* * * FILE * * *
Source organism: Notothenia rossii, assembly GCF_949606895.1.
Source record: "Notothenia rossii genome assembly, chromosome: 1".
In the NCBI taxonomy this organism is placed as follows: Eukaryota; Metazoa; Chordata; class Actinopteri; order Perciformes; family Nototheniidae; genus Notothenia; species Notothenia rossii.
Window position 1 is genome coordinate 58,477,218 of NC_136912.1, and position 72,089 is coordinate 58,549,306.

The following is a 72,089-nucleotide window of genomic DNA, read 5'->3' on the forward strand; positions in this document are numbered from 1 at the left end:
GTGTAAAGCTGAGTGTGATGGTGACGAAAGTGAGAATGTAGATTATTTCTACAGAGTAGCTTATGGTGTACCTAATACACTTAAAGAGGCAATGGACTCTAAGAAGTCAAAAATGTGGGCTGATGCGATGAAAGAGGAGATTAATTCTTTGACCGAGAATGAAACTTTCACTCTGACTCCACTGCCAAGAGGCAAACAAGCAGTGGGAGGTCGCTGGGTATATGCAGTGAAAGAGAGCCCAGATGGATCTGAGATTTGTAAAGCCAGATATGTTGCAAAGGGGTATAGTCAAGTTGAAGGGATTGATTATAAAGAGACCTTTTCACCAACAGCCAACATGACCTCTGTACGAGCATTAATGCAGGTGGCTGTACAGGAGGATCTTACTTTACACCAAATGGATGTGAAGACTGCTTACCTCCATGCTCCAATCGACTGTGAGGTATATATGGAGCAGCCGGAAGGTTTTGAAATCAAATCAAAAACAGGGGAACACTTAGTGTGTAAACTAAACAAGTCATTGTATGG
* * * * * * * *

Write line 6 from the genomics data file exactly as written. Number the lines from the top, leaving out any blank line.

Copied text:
GTGTAAAGCTGAGTGTGATGGTGACGAAAGTGAGAATGTAGATTATTTCTACAGAGTAGCTTATGGTGTACCTAATACACTTAAAGAGGCAATGGACTCTAAGAAGTCAAAAATGTGGGCTGATGCGATGAAAGAGGAGATTAATTCTTTGACCGAGAATGAAACTTTCACTCTGACTCCACTGCCAAGAGGCAAACAAGCAGTGGGAGGTCGCTGGGTATATGCAGTGAAAGAGAGCCCAGATGGATCTGAGATTTGTAAAGCCAGATATGTTGCAAAGGGGTATAGTCAAGTTGAAGGGATTGATTATAAAGAGACCTTTTCACCAACAGCCAACATGACCTCTGTACGAGCATTAATGCAGGTGGCTGTACAGGAGGATCTTACTTTACACCAAATGGATGTGAAGACTGCTTACCTCCATGCTCCAATCGACTGTGAGGTATATATGGAGCAGCCGGAAGGTTTTGAAATCAAATCAAAAACAGGGGAACACTTAGTGTGTAAACTAAACAAGTCATTGTATGG